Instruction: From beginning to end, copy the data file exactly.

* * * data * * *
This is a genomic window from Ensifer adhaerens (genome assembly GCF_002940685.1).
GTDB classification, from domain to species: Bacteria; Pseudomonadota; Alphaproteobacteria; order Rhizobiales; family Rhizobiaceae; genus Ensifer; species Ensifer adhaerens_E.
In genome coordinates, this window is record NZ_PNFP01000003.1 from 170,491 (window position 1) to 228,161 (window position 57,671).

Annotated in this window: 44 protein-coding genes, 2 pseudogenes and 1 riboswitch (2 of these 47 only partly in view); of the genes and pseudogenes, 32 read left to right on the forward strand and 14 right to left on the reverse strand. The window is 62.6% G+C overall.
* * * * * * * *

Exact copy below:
This is a genomic window from Ensifer adhaerens (genome assembly GCF_002940685.1).
GTDB classification, from domain to species: Bacteria; Pseudomonadota; Alphaproteobacteria; order Rhizobiales; family Rhizobiaceae; genus Ensifer; species Ensifer adhaerens_E.
In genome coordinates, this window is record NZ_PNFP01000003.1 from 170,491 (window position 1) to 228,161 (window position 57,671).

Annotated in this window: 44 protein-coding genes, 2 pseudogenes and 1 riboswitch (2 of these 47 only partly in view); of the genes and pseudogenes, 32 read left to right on the forward strand and 14 right to left on the reverse strand. The window is 62.6% G+C overall.